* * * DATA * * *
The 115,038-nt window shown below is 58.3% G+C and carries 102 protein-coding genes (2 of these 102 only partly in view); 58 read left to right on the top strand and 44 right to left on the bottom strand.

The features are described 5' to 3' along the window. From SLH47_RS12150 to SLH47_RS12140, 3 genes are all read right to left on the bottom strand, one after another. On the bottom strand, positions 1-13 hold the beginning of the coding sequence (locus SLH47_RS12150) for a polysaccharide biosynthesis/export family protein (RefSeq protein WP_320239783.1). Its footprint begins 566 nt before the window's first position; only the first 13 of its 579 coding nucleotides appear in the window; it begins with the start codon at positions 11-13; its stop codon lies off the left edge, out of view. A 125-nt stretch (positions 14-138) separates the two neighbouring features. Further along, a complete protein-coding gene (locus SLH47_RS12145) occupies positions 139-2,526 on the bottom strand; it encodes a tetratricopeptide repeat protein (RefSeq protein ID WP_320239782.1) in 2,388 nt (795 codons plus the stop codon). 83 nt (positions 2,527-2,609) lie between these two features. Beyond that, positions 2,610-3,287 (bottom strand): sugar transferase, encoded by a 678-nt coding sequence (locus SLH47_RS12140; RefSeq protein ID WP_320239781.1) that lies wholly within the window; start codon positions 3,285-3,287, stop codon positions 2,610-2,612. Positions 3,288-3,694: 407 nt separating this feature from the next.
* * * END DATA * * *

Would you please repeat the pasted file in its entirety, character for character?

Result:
The 115,038-nt window shown below is 58.3% G+C and carries 102 protein-coding genes (2 of these 102 only partly in view); 58 read left to right on the top strand and 44 right to left on the bottom strand.

The features are described 5' to 3' along the window. From SLH47_RS12150 to SLH47_RS12140, 3 genes are all read right to left on the bottom strand, one after another. On the bottom strand, positions 1-13 hold the beginning of the coding sequence (locus SLH47_RS12150) for a polysaccharide biosynthesis/export family protein (RefSeq protein WP_320239783.1). Its footprint begins 566 nt before the window's first position; only the first 13 of its 579 coding nucleotides appear in the window; it begins with the start codon at positions 11-13; its stop codon lies off the left edge, out of view. A 125-nt stretch (positions 14-138) separates the two neighbouring features. Further along, a complete protein-coding gene (locus SLH47_RS12145) occupies positions 139-2,526 on the bottom strand; it encodes a tetratricopeptide repeat protein (RefSeq protein ID WP_320239782.1) in 2,388 nt (795 codons plus the stop codon). 83 nt (positions 2,527-2,609) lie between these two features. Beyond that, positions 2,610-3,287 (bottom strand): sugar transferase, encoded by a 678-nt coding sequence (locus SLH47_RS12140; RefSeq protein ID WP_320239781.1) that lies wholly within the window; start codon positions 3,285-3,287, stop codon positions 2,610-2,612. Positions 3,288-3,694: 407 nt separating this feature from the next.